During the week of February 20th-25th, 1940, the building was dedicated. The main exercises were held Tuesday, February 20th. Festivities included physical education demonstrations, a school dance, and music concerts by the school clubs. It is estimated that 8000 people toured the building during the dedication week.
A large addition was made to the building in 1965 to accommodate a growing student body. The school was then again renovated in 1994. New additions in 1965 included a language arts laboratory, instructional media center, a large group instruction room, and many more classrooms. In the early 1960s Wyomissing permanently absorbed Wyomissing Hills students. Previous to this, secondary students living in Wyomissing Hills could choose to attend either Wyomissing, West Reading or Wilson High Schools. In 1969 Wyomissing absorbed the students from the West Reading Borough. The district’s boundaries have remained constant for over 50 years since this merger.
Sources: Various Wyomissing High Yearbooks, Wikipedia
Shop Vintage Wyomissing High Apparel
SHOP BERKS NOSTALGIA’S DEFUNCT SCHOOL COLLECTION
maybe it was abandon in 1969 only….but I went to this school after that. 1974ish….
You are correct Pete, my source was incorrect, it was in use until 1984
It was the elementary school when I attended, first in 1954 for 3rd grade and then part of 5th grade and all of 6th grade, Mrs. Kestner was my teacher in 3rd grade, Mrs. Engel in 5th, and the principal, Mrs. Nellie Gruber was my teacher in 6th grade, 1957 – 1958. I recall walking in line down to the basement where the gym was and sitting along the wall as practice for a nuclear attack air raid. We also held Boy Scouts meetings every Monday night in the gymnasium. There was a paved court in the back across the road from the Wyomissing playground. The court had a couple of basketball hoops on poles and the bike shed at the back. The court was popular at recess time. After eating lunch, we went across the road (Trent Avenue) to the playground and had “Percy Chases”, named for a fellow classmate, Dick Purselle. The playground had woods on either side (still does), so each side had its own area. We would split into two group and try to catch one another. Some fond memories during my introduction to American life.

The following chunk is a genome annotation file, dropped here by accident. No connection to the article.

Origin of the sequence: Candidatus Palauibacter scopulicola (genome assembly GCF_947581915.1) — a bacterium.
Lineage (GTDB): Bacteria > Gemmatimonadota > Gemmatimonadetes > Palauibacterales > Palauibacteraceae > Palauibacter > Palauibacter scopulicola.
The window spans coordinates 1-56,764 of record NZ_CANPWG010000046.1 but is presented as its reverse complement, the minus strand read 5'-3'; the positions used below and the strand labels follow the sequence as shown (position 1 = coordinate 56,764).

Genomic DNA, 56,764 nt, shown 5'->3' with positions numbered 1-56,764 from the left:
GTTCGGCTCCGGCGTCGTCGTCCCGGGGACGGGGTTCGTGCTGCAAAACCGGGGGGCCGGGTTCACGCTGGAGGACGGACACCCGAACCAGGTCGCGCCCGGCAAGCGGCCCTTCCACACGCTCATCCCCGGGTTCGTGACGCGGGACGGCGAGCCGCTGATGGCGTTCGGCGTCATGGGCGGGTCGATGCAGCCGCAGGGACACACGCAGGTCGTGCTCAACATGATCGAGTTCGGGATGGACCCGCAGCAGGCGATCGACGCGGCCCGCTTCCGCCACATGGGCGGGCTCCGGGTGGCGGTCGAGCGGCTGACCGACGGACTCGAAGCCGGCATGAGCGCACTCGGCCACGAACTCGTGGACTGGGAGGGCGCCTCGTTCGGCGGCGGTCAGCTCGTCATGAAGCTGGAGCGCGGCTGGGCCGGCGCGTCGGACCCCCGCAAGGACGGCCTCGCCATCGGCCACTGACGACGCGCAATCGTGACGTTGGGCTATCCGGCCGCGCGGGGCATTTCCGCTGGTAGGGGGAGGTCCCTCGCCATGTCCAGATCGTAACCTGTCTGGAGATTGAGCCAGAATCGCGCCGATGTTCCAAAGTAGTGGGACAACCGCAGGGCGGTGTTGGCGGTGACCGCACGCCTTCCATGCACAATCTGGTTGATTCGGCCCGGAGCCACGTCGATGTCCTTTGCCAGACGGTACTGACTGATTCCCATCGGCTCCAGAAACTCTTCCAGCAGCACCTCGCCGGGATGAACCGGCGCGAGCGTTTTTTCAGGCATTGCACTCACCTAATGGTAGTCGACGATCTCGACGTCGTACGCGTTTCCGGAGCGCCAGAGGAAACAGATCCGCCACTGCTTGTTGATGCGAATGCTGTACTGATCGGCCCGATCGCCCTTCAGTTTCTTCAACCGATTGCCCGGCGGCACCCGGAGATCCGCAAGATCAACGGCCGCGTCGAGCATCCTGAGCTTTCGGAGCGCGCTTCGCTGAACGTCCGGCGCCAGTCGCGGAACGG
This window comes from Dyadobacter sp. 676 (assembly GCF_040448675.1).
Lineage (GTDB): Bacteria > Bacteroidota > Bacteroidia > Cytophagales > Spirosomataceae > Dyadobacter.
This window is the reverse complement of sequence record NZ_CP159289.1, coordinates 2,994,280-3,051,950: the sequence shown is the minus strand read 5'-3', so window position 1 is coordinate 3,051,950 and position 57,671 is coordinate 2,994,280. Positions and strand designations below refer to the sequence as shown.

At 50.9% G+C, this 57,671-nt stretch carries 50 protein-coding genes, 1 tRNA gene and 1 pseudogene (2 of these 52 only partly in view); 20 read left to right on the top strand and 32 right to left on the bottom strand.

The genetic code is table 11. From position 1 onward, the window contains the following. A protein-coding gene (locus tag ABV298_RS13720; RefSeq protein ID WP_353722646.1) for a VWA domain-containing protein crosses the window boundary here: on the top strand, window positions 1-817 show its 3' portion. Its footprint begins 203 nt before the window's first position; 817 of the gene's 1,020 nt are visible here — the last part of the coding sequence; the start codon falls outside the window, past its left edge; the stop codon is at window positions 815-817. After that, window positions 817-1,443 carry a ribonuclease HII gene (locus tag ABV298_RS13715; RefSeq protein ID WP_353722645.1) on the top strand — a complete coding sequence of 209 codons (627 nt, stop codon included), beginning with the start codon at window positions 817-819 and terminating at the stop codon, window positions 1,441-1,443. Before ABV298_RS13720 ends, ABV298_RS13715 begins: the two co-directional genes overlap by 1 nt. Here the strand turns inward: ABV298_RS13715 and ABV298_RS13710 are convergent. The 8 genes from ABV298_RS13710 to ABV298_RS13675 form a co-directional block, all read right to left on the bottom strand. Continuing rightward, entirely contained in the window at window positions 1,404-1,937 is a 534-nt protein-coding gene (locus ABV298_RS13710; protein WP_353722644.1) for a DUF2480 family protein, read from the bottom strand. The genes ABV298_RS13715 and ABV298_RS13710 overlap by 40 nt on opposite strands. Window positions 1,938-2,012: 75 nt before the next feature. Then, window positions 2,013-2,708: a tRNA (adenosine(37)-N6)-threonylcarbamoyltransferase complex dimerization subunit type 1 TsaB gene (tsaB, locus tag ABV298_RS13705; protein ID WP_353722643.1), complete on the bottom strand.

[…] property from the 1935 photo. On the top left of the 1935 photo you can also see the back of the Old Wyomissing High School/Elementary School building that sat between Cleveland and Garfield Avenues and faced Wyomissing Boulevard. It looks like the […]
[…] In the late 1960s it became clear that there were financial benefits to the West Reading and Wyomissing Borough’s consolidating their school systems. West Reading High School was by far the smaller of the two high school buildings, so it was decided that the West Reading High School students would be absorbed into Wyomissing Area School District. […]